Despite the film's glacial speed at times, Jabberwocky has its moments. Palin turns in a likable performance even when he's still in Python mode, while the film's impressive set design and appearance defy its tiny budget. But Jabberwocky is not a great film, regardless of its new place in The Criterion Collection or the sparkling 4K restoration it's been granted, and would likely be forgotten without the success of Gilliam's later works. As such, this is a disc for established fans only; they'll be absolutely thrilled with its upgraded appearance and wealth of old and new supplements.

Previously released on DVD by Columbia/Tristar in 2001 and as part of Sony's Choice Collection in 2014, Jabberwocky has never looked all that great on home video...until now. Criterion's 1.85:1, 1080p transfer is sourced from a new, director-approved 4K restoration by BFI National Archive and The Film Foundation. The result is an image that's much richer in detail and grain than previous efforts; Jabberwocky still looks murky and rough around the edges, but in a much more organic and purposeful way. Image detail, contrast, black levels, texture, and just about everything else here looks better than expected, which I'll admit increased my enjoyment of the film by a small margin. My only minor nitpick is a trend with many recent Criterion discs: the color palette leans heavily towards blue/cyan this time around, and it might take some getting used to for those who have seen it many times before. Nonetheless, it's doubtful that Jabberwocky will ever look better on home video, unless Criterion finally jumps on the 4K bandwagon at some point.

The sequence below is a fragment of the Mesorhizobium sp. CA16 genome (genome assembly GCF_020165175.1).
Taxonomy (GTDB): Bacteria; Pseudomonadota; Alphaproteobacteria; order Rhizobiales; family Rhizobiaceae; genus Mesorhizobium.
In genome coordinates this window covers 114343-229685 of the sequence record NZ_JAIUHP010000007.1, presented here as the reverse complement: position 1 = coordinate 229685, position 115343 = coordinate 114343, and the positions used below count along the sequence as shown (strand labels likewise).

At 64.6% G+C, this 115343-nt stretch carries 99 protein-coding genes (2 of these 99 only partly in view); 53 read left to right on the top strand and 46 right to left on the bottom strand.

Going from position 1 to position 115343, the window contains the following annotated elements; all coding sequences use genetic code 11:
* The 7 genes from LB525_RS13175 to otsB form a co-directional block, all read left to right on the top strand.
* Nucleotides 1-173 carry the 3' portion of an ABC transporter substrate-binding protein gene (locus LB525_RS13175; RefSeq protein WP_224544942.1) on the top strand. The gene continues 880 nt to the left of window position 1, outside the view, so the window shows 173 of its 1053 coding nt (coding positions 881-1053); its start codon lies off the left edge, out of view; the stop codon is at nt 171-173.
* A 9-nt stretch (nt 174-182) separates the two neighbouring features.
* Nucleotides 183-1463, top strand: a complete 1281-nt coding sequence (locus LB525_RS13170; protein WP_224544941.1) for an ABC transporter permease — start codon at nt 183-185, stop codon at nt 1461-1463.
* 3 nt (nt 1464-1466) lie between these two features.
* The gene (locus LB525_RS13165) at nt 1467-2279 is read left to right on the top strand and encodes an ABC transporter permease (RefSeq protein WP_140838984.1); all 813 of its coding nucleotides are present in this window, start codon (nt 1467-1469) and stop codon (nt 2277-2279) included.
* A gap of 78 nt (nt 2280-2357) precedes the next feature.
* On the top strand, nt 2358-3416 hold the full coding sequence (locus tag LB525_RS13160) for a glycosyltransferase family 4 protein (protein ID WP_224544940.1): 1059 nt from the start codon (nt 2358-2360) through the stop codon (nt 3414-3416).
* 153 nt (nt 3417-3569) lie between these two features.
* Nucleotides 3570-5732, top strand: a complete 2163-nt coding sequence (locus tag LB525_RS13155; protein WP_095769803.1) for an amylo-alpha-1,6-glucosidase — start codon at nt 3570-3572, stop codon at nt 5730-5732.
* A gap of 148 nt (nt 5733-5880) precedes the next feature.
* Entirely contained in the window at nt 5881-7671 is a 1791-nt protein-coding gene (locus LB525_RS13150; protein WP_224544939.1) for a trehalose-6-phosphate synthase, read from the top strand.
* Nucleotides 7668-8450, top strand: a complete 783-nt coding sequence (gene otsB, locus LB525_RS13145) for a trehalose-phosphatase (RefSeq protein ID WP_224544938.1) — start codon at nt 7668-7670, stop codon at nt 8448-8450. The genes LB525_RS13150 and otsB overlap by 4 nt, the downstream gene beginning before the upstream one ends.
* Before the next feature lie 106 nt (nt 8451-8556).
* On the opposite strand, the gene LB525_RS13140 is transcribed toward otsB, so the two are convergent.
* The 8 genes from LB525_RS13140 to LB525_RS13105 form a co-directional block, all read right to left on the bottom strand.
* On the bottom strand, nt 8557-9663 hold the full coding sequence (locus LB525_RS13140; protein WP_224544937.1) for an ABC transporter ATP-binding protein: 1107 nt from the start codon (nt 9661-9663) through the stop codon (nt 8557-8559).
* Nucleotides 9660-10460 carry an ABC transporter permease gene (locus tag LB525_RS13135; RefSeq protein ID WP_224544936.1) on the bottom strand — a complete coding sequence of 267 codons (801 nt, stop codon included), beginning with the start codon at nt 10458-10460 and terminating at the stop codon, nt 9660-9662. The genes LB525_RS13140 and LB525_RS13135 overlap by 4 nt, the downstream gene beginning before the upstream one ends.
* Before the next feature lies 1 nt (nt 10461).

DISCLAIMER: The promotional stills and screen captures on this page are decorative and do not represent the title under review.

Unlike both earlier DVDs, Jabberwocky drops its original 2.0 track and leaves only the 5.1 remix (now presented in DTS-HD Master Audio, obviously), but the difference here is that the 5.1 remix is a new one supervised by Gilliam himself. While there's only so much power and depth you can wring out of limited source elements, this is an admirably good mix and doesn't sound nearly as gimmicky and hollow as the older one. Dialogue and background effects are well-balanced with modest depth and solid dynamic range, with music cues that are mixed well and a sporadic amount of channel separation. LFE and surround activity are limited but noticeable. Overall, it's a great-sounding mix but I'm surprised the 2.0 track isn't here as well. Optional English subtitles have been included during the main feature only.

As usual, Criterion's interface is smooth and easy to navigate. This disc is locked for Region A players only; it's packaged in Criterion's stocky keepcase with poster-themed cover artwork. A fold-out Booklet includes notes about the restoration, production photos, and a new essay by film critic (and long-time A.V. Club editor) Scott Tobias.